or underpaid. Blue Cross put the information into a
spreadsheet that listed approximately 8, 800 Electrostim
claims submitted before Blue Cross terminated its provider
agreement with Electrostim and 273 claims submitted after
Blue Cross terminated the agreement.
April 23, 2013 hearing, Electrostim stipulated in open court,
on the record, to incorporating into the second amended
complaint the 8, 800 pretermination and 273 posttermination
claims shown in the spreadsheet. (Docket Entry No. 86 at 36).
Both this court and the Fifth Circuit relied on that
stipulation in describing and analyzing the factual
allegations and the number and type of claims in the case.
The remanded claims are a subset of the stipulated 8, 800
pretermination and 273 posttermination claims. See
Electrostim, 604 F. App'x at 734-36; (Docket Entry
No. 90 at 4-6).
proposed third amended complaint attaches a brand-new set of
spreadsheets. These purport to describe the set of
reimbursement claims that Electrostim alleges are at issue.
These spreadsheets contain approximately 24, 000
pretermination claims and 4, 800 posttermination claims. This
adds over 15, 200 pretermination claims and over 4, 500
posttermination claims to the claims in the case that this
court and the Fifth Circuit considered.
motion for leave to amend is a cursory seven pages.
Electrostim's main argument is that, because the proposed
third amended complaint does not add new causes of action,
Electrostim does not need to seek leave to amend. Electrostim
argues that the spreadsheets that it attached to its proposed
third amended complaint reflect only its damage allegations,
not new causes of action. In the alternative, Electrostim
argues that the liberal Rule 15 standard for amending is met
and the amendment should readily be granted. Electrostim
asserts that it did not unduly delay filing its third amended
complaint and did not file it in bad faith. Electrostim notes
that the amended complaint does not reflect repeated failures
to cure pleading defects. Electrostim also insists that,
although the case has been pending for over six years, it is
still “in its infancy, ” and so the third amended
complaint does not prejudice Blue Cross. Finally, Electrostim
argues that it “never agreed or represented that the
claims contained on defendants' spreadsheet represented
the totality of claims.”
Cross disputes each of these points. Blue Cross argues that
Electrostim is engaged in improper gamesmanship by
dramatically expanding the scope of the case, after this
court and the Fifth Circuit analyzed the much narrower set of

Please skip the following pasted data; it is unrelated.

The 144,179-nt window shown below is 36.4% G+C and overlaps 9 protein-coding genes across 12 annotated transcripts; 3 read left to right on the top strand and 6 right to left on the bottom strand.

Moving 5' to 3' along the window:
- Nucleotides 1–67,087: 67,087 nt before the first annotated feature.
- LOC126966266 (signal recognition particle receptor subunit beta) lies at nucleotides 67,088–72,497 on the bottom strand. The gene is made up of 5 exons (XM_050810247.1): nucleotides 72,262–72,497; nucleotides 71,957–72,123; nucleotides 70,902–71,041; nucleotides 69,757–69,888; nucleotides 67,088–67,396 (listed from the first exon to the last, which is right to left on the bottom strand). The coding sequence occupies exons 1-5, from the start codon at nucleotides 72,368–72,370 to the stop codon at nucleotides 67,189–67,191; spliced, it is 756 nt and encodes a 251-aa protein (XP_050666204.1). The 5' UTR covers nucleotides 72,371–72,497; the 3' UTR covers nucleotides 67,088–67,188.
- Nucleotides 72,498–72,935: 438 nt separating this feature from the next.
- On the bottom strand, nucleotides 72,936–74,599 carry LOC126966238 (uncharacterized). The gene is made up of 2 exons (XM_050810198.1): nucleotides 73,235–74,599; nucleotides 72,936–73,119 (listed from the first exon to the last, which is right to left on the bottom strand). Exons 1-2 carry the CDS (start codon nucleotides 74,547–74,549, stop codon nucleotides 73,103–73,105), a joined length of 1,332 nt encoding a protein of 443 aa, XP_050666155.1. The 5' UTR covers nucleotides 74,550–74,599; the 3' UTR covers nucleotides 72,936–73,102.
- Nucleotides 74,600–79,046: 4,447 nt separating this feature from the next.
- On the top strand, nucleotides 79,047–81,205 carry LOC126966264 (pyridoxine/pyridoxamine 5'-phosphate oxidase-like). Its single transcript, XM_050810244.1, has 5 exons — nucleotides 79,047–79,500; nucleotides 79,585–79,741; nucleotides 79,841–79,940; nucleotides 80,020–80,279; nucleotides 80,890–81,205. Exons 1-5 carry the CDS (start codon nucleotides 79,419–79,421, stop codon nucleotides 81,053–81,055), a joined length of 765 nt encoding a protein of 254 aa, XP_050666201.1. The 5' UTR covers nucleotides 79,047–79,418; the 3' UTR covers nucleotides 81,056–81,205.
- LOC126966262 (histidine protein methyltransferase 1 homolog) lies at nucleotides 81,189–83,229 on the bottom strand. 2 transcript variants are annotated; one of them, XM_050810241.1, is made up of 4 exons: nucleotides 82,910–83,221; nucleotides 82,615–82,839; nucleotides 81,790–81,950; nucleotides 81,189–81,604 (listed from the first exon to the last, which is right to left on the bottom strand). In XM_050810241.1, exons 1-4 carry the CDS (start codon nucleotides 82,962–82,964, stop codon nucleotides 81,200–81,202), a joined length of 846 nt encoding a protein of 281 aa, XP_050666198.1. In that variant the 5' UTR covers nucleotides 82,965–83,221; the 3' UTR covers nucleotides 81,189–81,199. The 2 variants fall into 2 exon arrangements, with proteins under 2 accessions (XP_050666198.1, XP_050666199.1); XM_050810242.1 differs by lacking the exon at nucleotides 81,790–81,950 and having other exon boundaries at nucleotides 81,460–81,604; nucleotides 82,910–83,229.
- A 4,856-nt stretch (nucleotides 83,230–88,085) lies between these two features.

claims that Electrostim stipulated were the claims at issue.
Blue Cross vigorously opposes Electrostim adding 20, 000 new
claims, each of which will have to be individually proved,
six years into the case. Blue Cross emphasizes that
Electrostim confirmed on the record in open court that the 8,
800 pretermination and 273 posttermination claims were
incorporated into the second amended complaint and were the
claims asserted in that complaint. Blue Cross points out that
after this court dismissed Electrostim's causes of action
with prejudice, Electrostim filed a Rule 59 motion for
reconsideration that conspicuously omitted any argument that
the court had failed to address the 20, 000 claims that
Electrostim wants to add now. Instead, Electrostim-and
everyone else involved in the litigation-litigated here and
in the Fifth Circuit with the clearly evident shared
assumption that the only claims at issue were the 8, 800
pretermination and 273 posttermination claims shown in the
Blue Cross spreadsheets and incorporated into
Electrostim's second amended complaint. Therefore, Blue
Cross argues, the Fifth Circuit's mandate on remand only
allows Electrostim to assert the remanded subset of the
claims from the second amended complaint.
Cross argues that Electrostim's proposed third amended
complaint should also be rejected for undue delay. Blue Cross
argues that there is no reason Electrostim could not have
identified and asserted these 20, 000 claims in the three
years between filing and dismissal. Electrostim never
challenged the Blue Cross spreadsheets, despite having ample
opportunity to do so. Instead, Electrostim stipulated to
incorporating them into the second amended complaint.
Electrostim had ample opportunity to seek to amend its
complaint to add the ...